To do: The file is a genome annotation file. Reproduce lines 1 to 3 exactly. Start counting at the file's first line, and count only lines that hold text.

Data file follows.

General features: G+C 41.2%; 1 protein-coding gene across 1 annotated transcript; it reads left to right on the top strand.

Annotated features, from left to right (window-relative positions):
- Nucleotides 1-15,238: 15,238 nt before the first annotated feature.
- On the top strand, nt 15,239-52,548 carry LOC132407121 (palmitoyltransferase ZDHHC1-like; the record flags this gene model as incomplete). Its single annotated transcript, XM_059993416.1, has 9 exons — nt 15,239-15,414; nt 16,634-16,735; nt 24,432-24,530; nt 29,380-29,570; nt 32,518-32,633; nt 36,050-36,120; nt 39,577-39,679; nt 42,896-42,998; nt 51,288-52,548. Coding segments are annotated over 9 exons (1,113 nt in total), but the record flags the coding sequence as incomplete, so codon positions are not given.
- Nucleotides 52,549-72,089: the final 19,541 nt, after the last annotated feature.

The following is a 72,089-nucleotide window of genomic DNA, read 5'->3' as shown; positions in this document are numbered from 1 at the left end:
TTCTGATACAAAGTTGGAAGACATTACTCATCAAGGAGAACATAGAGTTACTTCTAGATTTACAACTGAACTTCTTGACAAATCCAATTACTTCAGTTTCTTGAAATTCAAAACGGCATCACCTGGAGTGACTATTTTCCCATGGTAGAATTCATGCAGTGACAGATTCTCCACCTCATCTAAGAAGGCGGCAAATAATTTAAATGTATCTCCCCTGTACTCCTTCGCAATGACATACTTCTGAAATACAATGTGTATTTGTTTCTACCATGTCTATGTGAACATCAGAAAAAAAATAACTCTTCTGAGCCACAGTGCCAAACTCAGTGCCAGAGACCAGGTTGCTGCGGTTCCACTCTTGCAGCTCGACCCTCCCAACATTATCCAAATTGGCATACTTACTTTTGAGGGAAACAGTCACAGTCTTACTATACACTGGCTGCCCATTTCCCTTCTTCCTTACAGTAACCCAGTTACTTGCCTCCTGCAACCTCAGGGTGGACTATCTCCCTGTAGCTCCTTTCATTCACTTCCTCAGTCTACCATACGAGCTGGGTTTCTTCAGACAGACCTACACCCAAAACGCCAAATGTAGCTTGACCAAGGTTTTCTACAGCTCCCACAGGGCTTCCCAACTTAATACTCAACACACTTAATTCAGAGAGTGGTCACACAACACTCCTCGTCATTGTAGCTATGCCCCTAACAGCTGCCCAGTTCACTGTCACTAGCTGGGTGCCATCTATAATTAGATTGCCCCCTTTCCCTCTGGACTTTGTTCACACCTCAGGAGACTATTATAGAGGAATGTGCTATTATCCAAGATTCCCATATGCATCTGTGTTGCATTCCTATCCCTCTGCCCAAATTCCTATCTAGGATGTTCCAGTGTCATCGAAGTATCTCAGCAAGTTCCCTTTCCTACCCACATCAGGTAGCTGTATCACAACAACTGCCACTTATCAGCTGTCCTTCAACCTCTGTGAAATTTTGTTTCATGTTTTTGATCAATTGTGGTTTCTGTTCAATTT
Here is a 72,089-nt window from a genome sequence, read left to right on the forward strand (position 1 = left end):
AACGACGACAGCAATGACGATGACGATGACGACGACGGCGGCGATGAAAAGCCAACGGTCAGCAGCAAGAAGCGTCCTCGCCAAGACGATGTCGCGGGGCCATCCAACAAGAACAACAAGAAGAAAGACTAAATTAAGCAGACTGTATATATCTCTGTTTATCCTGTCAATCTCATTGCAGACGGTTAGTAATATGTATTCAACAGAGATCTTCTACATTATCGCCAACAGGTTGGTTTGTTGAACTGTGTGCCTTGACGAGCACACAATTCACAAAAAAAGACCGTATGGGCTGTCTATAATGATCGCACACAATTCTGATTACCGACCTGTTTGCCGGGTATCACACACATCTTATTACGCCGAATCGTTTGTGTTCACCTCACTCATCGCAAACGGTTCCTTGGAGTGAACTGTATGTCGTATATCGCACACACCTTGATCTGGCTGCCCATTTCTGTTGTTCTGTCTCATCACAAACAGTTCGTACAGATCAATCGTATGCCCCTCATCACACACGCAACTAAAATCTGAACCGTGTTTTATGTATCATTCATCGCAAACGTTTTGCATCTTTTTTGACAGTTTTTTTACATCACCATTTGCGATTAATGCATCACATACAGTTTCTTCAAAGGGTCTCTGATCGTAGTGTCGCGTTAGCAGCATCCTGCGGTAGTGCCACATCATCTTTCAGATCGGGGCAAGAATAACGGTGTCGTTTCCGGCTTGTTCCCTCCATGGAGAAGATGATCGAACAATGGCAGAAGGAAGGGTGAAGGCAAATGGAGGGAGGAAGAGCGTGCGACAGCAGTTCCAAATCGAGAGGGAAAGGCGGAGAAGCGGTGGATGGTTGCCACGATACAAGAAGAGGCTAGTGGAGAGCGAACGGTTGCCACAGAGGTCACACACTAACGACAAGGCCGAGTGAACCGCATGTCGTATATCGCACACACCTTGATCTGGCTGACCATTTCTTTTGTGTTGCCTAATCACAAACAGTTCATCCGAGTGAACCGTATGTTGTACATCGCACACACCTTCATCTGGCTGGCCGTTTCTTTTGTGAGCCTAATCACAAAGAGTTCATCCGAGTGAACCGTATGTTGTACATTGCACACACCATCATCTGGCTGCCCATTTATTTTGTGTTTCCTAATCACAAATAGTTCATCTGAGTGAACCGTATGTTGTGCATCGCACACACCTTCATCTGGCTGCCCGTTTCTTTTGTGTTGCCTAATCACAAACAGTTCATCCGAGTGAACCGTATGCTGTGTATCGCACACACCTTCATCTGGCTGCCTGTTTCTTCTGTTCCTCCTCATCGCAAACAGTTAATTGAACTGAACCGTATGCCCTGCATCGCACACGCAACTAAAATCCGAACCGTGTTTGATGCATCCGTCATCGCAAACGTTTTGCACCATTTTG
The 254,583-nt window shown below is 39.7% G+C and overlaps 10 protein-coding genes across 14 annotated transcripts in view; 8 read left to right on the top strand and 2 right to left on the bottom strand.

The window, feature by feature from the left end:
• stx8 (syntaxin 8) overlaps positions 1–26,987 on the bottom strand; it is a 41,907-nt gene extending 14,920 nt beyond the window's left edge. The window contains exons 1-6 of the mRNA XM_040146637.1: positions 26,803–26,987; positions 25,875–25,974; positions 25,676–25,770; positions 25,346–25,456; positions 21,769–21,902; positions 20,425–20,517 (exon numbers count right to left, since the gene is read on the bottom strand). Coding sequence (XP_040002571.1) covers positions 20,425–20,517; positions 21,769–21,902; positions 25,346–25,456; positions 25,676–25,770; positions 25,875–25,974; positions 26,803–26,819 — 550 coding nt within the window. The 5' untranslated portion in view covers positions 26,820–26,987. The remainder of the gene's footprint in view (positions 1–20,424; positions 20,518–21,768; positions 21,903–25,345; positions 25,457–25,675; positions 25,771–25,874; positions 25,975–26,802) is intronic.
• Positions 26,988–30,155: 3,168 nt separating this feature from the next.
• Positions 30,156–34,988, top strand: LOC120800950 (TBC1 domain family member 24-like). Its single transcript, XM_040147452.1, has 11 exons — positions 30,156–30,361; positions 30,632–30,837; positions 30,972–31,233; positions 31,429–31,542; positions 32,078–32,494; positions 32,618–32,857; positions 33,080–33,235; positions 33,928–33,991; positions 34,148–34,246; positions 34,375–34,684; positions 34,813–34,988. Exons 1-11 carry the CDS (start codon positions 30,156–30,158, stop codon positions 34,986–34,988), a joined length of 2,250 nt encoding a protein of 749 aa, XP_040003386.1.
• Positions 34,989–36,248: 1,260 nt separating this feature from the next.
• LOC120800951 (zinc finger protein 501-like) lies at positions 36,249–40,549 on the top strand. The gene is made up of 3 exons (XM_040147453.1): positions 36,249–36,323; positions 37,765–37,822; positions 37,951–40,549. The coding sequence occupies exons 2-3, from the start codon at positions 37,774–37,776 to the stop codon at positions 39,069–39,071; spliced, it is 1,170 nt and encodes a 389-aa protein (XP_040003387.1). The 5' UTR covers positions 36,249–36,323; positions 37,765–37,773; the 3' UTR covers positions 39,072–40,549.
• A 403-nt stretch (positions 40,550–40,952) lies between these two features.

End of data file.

General features: G+C 41.2%; 1 protein-coding gene across 1 annotated transcript; it reads left to right on the top strand.

Annotated features, from left to right (window-relative positions):
- Nucleotides 1-15,238: 15,238 nt before the first annotated feature.